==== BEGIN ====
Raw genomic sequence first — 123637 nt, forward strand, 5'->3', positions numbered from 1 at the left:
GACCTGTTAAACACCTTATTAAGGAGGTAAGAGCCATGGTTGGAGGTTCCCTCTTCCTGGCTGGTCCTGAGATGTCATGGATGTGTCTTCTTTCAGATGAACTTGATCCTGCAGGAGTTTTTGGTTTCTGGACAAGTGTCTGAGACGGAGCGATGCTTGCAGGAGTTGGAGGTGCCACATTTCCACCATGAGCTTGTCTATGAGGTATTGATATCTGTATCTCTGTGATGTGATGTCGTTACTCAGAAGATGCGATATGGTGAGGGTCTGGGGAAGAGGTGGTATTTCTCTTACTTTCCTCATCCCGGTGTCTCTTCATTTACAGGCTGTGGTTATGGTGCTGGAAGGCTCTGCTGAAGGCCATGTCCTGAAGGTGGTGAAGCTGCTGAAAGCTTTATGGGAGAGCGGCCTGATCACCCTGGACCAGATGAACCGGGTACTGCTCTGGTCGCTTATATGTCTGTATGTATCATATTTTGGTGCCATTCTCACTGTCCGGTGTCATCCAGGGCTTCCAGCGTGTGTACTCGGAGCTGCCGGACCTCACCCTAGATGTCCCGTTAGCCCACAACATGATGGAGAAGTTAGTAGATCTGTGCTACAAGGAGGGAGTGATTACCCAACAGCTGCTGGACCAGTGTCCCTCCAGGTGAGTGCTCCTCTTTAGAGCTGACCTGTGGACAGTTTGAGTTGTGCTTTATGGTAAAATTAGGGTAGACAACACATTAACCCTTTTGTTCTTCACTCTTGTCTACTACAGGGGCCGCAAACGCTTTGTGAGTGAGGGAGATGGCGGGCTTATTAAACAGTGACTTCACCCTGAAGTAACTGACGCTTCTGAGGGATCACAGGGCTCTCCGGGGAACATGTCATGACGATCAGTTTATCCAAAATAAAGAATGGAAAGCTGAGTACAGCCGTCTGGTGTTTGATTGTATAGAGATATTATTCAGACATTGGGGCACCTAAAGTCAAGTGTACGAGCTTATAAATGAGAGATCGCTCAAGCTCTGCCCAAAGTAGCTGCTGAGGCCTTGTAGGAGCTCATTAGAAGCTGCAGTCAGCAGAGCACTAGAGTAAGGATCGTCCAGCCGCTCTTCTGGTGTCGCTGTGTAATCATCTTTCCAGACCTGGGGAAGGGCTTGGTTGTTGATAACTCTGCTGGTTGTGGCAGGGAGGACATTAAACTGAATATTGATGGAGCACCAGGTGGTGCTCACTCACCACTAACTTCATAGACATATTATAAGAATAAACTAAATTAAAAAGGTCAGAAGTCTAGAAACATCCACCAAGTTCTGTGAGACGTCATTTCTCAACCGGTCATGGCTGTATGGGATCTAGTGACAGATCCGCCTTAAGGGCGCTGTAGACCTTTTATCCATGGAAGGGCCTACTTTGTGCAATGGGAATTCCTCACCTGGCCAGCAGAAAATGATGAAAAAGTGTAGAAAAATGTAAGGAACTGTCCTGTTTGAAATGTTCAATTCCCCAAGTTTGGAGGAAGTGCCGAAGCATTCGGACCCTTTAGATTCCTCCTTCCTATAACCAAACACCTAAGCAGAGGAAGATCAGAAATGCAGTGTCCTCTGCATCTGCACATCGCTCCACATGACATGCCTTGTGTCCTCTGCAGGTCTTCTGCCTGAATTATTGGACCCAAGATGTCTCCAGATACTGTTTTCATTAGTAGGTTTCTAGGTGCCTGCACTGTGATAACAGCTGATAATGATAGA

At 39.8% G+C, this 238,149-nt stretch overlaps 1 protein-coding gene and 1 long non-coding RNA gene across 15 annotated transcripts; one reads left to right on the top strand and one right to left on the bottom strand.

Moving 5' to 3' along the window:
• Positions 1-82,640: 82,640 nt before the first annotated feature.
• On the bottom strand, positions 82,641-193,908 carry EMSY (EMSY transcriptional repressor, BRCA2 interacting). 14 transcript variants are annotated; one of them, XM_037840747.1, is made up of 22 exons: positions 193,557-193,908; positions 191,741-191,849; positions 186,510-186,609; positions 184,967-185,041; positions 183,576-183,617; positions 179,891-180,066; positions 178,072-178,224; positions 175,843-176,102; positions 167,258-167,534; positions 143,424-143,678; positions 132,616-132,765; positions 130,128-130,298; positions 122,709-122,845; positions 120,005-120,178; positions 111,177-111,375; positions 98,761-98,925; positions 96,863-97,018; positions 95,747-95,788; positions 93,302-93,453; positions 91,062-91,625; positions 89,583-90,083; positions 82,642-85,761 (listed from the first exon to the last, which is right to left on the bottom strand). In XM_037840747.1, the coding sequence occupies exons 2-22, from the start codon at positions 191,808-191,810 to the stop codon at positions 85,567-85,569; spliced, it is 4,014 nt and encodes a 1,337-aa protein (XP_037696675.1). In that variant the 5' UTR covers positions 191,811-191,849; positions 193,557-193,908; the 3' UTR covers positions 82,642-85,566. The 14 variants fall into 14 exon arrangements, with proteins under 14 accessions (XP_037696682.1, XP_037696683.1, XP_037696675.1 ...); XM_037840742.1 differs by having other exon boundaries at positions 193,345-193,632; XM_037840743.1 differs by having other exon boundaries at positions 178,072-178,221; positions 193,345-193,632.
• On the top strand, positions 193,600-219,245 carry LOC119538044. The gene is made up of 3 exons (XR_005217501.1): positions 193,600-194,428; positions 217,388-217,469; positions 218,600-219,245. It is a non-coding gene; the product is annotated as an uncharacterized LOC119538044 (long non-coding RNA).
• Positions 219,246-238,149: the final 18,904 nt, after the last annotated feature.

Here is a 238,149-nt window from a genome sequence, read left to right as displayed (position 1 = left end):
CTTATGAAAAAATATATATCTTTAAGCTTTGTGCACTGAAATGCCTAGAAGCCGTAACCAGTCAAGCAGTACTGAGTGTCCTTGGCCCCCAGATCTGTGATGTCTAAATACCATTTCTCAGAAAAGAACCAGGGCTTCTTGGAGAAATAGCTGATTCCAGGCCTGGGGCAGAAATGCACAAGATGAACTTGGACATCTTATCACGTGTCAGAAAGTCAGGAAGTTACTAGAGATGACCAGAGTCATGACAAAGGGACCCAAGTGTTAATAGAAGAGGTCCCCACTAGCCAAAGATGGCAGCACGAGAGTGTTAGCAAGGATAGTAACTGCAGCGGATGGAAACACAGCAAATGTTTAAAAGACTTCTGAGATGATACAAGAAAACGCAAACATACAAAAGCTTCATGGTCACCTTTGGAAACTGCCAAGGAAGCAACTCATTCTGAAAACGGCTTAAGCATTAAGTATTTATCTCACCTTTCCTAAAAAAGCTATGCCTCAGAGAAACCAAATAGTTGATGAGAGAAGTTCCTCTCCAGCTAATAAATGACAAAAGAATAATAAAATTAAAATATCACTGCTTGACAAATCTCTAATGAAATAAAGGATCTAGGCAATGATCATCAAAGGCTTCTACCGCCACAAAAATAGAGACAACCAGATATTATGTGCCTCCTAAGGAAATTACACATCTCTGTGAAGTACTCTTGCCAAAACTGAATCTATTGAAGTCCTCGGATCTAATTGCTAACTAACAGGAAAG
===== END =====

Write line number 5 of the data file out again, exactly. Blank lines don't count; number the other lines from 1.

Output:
• Positions 1-82,640: 82,640 nt before the first annotated feature.